In the face of such opposition, transgender people have every justification for feeling brave for continuing undaunted to live the life we want in the way we want. It sucks to be ignored, marginalised and abused, but it sucks even more to be depressed about something you’ve always wanted to do, and which huge numbers of your contemporaries take for granted. Transgender people, furthermore, have to work that little bit harder than our cisgender peers to earn and maintain a trusted and respected place in society, and two extra conditions are usually attached to our acceptance by the world at large.
The first is that social endorsement is linked inextricably to our ability to ‘pass’ convincingly as a biological member of our target gender. This, in turn, depends upon whatever concept of attractiveness has currently been deemed in vogue by social and media consensus, and holds especially true for male-to-female transsexuals. If you can look glamorous and/or sexy; if you can afford expensive clothes, be invited to the right parties, and depend upon the necessary connections; then you stand a greater chance of avoiding alienation and isolation. Heaven help the transsexual who is not able (either through lack of funds for the necessary surgery, or from being cursed with shoulders, hands and hips that will never look anything other than male) to present a glitzy or alluring face to the public: no-one, but no-one, is interested in reading interviews with, or in seeing photos or YouTube clips of, them.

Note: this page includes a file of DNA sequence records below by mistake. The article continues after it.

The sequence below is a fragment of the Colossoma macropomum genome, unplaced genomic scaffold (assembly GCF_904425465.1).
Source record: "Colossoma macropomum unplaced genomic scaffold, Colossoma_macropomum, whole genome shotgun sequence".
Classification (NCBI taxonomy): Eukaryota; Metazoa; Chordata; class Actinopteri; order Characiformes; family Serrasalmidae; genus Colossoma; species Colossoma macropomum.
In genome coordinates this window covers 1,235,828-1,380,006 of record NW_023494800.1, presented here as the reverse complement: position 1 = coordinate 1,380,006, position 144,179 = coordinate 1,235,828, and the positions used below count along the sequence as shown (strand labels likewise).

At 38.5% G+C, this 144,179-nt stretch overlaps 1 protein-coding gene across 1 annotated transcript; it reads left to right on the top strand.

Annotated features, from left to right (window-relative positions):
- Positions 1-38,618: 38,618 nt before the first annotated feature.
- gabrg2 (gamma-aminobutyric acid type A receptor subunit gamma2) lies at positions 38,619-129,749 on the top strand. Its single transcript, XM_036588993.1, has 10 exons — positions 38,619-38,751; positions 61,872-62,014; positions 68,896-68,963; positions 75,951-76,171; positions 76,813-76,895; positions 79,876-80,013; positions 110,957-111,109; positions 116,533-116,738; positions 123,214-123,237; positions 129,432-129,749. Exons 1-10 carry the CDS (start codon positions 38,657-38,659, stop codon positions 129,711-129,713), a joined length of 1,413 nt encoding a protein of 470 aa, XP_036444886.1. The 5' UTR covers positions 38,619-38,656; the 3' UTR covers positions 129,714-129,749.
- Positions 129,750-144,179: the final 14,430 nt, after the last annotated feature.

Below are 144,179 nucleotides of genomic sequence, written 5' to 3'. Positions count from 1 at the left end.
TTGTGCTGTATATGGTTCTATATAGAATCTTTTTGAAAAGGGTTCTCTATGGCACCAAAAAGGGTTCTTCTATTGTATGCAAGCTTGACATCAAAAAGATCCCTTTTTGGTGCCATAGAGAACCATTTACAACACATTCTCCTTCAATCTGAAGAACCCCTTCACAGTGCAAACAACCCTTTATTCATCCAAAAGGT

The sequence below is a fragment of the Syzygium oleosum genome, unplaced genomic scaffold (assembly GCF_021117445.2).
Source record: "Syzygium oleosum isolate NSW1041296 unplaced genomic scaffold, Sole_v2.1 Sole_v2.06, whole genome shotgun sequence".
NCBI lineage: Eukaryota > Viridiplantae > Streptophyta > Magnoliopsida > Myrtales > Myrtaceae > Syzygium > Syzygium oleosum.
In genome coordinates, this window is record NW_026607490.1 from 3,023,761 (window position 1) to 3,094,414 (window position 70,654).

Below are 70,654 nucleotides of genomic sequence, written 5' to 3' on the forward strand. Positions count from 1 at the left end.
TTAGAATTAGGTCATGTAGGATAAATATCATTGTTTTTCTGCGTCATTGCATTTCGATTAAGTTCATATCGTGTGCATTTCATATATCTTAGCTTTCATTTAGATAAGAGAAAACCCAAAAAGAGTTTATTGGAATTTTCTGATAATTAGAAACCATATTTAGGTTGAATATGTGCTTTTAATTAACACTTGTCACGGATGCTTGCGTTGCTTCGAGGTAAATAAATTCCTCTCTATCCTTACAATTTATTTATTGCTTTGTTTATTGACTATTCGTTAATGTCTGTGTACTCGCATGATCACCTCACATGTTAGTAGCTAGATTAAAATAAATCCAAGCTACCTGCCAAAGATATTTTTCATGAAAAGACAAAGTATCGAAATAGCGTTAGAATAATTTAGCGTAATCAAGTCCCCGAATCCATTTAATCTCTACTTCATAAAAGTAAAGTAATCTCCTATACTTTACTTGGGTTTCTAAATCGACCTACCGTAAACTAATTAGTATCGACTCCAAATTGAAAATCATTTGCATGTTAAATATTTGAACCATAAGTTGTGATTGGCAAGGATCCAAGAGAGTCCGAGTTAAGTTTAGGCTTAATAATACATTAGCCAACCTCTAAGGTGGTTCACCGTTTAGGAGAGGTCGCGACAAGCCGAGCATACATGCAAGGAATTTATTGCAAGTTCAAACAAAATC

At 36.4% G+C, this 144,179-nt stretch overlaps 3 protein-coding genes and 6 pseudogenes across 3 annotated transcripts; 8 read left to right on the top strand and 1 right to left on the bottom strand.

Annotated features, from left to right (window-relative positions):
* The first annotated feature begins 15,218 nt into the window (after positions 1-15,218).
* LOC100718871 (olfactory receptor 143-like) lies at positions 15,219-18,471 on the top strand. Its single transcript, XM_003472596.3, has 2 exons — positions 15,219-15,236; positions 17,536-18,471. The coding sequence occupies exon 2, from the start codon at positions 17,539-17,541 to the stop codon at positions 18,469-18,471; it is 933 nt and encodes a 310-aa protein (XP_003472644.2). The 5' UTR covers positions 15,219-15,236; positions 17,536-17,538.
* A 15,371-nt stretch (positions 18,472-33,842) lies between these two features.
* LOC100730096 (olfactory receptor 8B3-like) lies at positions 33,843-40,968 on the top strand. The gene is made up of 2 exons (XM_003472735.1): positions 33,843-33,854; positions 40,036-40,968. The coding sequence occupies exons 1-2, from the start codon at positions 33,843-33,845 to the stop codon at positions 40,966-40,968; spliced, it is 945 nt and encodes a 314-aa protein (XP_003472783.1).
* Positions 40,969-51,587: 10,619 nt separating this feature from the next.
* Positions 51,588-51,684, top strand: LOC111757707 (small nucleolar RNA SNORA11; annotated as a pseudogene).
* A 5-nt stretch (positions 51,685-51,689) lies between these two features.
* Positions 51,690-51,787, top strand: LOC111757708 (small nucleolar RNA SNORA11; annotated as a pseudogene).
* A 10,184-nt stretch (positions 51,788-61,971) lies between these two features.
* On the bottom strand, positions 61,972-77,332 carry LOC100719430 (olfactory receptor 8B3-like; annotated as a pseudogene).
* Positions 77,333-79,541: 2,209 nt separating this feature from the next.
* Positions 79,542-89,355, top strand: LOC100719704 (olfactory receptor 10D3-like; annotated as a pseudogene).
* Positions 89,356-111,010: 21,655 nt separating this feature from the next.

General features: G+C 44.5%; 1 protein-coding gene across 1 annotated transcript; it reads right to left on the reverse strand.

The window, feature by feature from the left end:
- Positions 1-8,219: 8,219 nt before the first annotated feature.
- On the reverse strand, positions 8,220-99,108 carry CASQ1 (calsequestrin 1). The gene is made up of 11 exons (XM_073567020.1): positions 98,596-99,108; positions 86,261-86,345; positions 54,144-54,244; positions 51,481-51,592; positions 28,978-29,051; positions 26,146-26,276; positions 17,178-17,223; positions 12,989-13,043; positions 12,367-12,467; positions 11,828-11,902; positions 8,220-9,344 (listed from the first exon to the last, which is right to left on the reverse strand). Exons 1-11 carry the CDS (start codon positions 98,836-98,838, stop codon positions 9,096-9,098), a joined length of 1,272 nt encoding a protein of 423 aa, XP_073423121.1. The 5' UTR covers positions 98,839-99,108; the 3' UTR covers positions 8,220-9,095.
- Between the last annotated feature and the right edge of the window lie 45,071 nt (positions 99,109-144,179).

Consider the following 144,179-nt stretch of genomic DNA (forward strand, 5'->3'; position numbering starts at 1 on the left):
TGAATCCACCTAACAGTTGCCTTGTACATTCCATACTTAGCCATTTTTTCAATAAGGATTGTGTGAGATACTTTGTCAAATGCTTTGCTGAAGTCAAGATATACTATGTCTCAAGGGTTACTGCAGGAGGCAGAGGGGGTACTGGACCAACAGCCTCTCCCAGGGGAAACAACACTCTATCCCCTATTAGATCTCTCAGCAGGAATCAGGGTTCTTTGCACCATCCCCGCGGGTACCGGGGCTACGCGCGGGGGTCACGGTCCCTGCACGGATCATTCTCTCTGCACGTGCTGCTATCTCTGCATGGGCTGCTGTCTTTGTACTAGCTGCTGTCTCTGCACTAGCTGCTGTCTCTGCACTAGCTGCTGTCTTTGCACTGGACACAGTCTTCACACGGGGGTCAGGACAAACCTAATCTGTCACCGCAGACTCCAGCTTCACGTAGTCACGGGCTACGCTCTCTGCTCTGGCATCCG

An obsession with a particular type of transgender woman, moreover, contributes to harmful stereotypes of what constitutes femininity. Gender nonconformity ought to confront preconceptions of sexuality and raise unsettling questions about the nature of beauty, but if social validation is only granted to male-to-female transsexuals who pander to a narrow definition of red-carpet womanhood, then transsexuals are lying to themselves if they think they are challenging gender stereotypes and the harmful expectation that all women need to be skinny and elegant, and to trade on their sexuality.
The only other means of avoiding the exchange of depression and confusion for penury, unemployment and loneliness, is the presence of a supportive partner: a wife or girlfriend, I mean, who is either ‘into’ the idea of having a transgender spouse, or who is at least willing to put up with having a husband who takes longer in the bathroom than they do (because, when they said, “for better; for worse”, they meant it). There is no doubt that the presence of a partner buys a transsexual an enormous amount of immunity from censure and abuse: “Well,” onlookers reason, “if they’ve got a boyfriend or girlfriend, they must be alright under all that make-up.”
Both these options seem to have an attendant whiff of crappiness about them – not least because they reinforce reductive, heteronormative concepts of the nature of beauty, and of what is, and is not, a permissible family unit. Still: one step at a time. It’s only been 3400 years since Moses chiselled the book of Deuteronomy into a stone tablet.